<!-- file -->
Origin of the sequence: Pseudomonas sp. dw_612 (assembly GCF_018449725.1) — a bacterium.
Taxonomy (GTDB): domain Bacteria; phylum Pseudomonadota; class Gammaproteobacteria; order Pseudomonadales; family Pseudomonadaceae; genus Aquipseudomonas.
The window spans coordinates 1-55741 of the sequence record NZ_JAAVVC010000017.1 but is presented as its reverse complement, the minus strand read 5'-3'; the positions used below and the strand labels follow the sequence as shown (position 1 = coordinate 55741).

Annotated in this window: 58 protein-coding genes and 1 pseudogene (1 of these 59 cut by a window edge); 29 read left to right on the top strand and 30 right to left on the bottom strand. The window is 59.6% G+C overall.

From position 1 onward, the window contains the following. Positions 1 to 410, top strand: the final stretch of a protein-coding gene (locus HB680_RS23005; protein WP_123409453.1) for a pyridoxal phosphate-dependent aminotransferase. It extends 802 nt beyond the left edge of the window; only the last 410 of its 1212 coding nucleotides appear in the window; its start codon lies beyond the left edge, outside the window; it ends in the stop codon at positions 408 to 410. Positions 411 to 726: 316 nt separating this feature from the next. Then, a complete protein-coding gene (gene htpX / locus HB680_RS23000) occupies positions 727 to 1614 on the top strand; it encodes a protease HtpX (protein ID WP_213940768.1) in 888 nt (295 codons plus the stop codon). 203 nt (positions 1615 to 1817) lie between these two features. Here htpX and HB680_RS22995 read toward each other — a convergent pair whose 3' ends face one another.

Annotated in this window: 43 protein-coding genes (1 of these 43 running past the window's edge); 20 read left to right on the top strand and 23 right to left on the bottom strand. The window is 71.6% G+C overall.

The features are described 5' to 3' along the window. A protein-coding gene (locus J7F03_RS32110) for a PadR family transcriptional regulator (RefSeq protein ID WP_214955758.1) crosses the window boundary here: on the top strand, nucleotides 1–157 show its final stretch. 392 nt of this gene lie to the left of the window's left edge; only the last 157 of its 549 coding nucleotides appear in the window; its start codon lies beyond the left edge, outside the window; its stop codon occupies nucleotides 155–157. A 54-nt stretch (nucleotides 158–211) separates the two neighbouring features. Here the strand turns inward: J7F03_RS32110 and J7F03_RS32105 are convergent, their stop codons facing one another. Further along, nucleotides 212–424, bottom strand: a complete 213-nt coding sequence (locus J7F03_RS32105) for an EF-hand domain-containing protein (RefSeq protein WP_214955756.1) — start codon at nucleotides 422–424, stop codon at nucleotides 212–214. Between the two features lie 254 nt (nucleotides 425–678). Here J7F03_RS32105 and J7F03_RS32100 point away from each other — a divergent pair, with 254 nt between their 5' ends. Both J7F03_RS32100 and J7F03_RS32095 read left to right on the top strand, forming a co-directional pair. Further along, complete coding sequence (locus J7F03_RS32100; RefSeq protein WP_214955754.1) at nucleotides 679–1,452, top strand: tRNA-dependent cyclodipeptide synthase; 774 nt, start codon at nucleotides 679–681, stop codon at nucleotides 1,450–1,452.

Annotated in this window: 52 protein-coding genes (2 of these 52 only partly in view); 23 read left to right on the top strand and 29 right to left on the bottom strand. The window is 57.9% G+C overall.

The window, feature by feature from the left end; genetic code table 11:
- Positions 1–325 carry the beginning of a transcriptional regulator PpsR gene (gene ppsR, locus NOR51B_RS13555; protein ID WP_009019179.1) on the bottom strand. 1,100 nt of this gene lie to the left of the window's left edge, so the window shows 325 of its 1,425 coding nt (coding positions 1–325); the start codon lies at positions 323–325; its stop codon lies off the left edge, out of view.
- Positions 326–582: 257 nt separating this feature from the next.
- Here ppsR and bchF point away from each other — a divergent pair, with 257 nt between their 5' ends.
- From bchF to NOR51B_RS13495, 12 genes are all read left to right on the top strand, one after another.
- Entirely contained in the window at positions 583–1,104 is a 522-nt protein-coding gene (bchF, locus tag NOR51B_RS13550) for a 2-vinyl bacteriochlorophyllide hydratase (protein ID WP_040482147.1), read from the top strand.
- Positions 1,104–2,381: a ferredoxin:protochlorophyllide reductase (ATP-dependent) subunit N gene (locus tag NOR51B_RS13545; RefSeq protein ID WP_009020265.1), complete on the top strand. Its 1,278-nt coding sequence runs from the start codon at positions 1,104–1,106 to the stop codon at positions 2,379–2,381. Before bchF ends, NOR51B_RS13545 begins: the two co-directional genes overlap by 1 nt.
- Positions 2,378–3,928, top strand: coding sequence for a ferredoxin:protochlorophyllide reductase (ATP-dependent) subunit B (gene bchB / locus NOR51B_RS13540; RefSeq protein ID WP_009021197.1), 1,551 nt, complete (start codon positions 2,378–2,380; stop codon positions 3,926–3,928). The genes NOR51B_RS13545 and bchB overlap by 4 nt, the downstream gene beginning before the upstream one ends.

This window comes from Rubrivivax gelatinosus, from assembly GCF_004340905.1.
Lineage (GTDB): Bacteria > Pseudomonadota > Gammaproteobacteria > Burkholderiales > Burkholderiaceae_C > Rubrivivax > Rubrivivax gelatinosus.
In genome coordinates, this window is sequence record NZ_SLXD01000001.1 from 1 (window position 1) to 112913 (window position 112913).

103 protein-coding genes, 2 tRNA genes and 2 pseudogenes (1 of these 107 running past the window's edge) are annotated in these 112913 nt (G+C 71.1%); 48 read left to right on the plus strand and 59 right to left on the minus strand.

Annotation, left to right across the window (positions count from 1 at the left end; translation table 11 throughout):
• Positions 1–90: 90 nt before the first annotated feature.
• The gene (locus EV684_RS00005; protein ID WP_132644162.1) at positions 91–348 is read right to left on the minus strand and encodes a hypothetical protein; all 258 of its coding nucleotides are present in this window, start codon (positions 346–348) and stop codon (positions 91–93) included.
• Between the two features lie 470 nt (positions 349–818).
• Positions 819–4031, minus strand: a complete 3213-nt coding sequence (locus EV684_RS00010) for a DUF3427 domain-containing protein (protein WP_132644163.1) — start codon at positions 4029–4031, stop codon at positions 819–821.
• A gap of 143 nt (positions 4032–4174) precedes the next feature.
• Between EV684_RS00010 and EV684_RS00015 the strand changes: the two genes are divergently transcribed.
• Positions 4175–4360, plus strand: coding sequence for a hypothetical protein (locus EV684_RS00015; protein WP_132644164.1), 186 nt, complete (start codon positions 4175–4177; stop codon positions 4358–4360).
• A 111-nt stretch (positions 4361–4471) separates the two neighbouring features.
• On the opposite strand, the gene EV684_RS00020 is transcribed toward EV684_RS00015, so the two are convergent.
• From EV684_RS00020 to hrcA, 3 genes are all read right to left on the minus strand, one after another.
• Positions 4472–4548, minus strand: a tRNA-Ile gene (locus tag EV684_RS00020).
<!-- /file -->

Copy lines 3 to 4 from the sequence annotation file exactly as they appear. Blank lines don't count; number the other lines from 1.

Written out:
The window spans coordinates 1-55741 of the sequence record NZ_JAAVVC010000017.1 but is presented as its reverse complement, the minus strand read 5'-3'; the positions used below and the strand labels follow the sequence as shown (position 1 = coordinate 55741).

Annotated in this window: 58 protein-coding genes and 1 pseudogene (1 of these 59 cut by a window edge); 29 read left to right on the top strand and 30 right to left on the bottom strand. The window is 59.6% G+C overall.